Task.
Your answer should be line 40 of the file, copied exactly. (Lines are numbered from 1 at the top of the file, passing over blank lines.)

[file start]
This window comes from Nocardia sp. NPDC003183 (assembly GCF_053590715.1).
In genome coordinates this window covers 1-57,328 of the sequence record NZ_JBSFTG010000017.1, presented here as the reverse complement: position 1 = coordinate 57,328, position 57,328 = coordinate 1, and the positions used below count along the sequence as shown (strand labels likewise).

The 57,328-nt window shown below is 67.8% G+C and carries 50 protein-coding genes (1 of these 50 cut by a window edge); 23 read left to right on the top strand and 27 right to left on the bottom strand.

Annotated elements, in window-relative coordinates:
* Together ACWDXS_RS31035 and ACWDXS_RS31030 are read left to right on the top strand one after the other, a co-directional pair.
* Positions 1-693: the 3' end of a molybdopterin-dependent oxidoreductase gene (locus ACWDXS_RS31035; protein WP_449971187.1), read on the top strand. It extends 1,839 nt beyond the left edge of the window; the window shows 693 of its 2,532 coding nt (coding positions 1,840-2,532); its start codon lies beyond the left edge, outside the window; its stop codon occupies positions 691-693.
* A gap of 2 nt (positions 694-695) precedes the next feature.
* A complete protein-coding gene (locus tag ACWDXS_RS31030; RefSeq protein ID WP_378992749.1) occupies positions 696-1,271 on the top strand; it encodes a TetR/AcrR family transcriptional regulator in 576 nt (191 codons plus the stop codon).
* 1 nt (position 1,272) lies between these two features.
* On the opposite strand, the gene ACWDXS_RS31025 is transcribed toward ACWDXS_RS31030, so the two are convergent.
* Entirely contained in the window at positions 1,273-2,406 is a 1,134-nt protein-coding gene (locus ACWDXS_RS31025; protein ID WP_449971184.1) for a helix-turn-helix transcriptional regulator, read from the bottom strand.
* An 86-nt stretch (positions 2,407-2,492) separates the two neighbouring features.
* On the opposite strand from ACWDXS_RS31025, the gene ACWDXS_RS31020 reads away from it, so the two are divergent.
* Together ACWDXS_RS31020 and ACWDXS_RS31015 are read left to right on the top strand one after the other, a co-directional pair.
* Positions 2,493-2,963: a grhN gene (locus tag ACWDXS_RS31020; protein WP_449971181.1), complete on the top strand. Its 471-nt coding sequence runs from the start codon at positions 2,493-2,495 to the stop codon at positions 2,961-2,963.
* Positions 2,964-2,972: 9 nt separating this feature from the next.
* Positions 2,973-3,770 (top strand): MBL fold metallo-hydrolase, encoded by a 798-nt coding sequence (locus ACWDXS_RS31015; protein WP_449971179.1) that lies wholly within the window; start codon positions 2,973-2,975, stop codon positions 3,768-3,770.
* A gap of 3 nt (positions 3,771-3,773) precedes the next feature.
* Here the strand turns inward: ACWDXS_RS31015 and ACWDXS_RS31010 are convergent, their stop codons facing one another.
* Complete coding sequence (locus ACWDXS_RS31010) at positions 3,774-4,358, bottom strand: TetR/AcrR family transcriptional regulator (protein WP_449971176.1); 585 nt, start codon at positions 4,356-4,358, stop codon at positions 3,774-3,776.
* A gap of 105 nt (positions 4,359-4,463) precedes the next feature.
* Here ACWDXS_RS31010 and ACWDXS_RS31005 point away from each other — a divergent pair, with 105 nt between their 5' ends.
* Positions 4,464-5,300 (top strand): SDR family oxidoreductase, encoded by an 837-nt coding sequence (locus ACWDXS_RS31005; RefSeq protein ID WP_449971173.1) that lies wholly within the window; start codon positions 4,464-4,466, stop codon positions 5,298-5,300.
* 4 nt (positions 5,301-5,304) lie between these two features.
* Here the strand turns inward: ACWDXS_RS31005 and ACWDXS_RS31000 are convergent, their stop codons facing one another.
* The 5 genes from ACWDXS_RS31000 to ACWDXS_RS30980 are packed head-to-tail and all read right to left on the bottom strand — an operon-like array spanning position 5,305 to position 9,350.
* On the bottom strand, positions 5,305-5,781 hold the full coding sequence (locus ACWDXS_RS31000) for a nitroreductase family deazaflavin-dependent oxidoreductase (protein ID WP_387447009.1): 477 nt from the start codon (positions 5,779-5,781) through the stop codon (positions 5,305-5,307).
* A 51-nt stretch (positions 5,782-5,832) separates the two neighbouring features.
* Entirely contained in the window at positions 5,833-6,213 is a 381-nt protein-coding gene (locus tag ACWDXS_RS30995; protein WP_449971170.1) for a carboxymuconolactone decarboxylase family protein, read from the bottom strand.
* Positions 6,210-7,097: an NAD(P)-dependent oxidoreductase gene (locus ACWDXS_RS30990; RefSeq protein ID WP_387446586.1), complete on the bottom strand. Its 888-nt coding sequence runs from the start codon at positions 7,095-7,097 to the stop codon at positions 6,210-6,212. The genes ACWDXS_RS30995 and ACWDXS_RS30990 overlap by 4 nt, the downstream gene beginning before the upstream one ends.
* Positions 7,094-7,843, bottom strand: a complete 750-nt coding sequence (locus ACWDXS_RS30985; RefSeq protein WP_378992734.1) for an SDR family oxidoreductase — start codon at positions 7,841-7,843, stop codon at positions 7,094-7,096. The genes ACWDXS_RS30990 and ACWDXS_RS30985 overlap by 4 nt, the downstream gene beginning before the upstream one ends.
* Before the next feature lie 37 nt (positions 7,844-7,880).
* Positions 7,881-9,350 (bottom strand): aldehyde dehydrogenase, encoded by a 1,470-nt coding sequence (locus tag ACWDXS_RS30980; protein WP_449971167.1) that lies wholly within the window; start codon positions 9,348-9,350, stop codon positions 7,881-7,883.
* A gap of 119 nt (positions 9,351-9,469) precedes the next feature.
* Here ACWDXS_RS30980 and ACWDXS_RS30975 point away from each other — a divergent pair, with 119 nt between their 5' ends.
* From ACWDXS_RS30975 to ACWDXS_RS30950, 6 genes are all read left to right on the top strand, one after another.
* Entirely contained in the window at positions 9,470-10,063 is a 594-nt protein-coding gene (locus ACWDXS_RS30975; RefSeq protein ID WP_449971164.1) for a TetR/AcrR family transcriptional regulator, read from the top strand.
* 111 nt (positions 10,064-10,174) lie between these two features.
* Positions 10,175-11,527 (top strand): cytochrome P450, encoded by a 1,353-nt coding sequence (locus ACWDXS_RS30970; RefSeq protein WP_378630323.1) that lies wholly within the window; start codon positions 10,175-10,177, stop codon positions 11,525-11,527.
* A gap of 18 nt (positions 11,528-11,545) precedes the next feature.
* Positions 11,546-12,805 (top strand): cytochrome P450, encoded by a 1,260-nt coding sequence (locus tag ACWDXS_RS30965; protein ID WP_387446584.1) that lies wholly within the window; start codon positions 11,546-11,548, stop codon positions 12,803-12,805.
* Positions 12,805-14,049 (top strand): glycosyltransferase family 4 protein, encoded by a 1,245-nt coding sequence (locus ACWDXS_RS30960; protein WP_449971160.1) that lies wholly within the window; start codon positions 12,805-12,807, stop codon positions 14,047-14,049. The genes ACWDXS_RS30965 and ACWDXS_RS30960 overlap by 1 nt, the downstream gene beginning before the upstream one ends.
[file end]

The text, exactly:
* A gap of 18 nt (positions 11,528-11,545) precedes the next feature.